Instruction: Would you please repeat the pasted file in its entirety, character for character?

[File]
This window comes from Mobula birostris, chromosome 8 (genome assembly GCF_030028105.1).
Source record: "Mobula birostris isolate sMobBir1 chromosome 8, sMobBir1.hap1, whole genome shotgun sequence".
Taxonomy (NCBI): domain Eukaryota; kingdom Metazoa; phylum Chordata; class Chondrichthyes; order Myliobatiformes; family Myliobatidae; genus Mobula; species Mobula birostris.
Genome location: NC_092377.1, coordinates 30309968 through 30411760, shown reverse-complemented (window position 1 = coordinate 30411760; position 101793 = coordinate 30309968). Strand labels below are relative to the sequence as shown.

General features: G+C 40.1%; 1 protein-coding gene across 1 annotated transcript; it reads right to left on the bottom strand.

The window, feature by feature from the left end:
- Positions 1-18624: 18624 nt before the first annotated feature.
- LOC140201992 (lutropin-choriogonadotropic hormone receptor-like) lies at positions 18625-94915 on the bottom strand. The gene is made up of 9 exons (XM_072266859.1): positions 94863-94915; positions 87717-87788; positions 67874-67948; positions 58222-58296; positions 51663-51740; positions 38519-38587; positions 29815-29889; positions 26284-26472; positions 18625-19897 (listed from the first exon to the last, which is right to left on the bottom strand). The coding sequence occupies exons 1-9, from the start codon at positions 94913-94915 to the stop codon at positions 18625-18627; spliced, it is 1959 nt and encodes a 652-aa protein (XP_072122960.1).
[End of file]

This window comes from Mobula birostris, chromosome 8 (genome assembly GCF_030028105.1).
Source record: "Mobula birostris isolate sMobBir1 chromosome 8, sMobBir1.hap1, whole genome shotgun sequence".
Taxonomy (NCBI): domain Eukaryota; kingdom Metazoa; phylum Chordata; class Chondrichthyes; order Myliobatiformes; family Myliobatidae; genus Mobula; species Mobula birostris.
Genome location: NC_092377.1, coordinates 30309968 through 30411760, shown reverse-complemented (window position 1 = coordinate 30411760; position 101793 = coordinate 30309968). Strand labels below are relative to the sequence as shown.

General features: G+C 40.1%; 1 protein-coding gene across 1 annotated transcript; it reads right to left on the bottom strand.

The window, feature by feature from the left end:
- Positions 1-18624: 18624 nt before the first annotated feature.
- LOC140201992 (lutropin-choriogonadotropic hormone receptor-like) lies at positions 18625-94915 on the bottom strand. The gene is made up of 9 exons (XM_072266859.1): positions 94863-94915; positions 87717-87788; positions 67874-67948; positions 58222-58296; positions 51663-51740; positions 38519-38587; positions 29815-29889; positions 26284-26472; positions 18625-19897 (listed from the first exon to the last, which is right to left on the bottom strand). The coding sequence occupies exons 1-9, from the start codon at positions 94913-94915 to the stop codon at positions 18625-18627; spliced, it is 1959 nt and encodes a 652-aa protein (XP_072122960.1).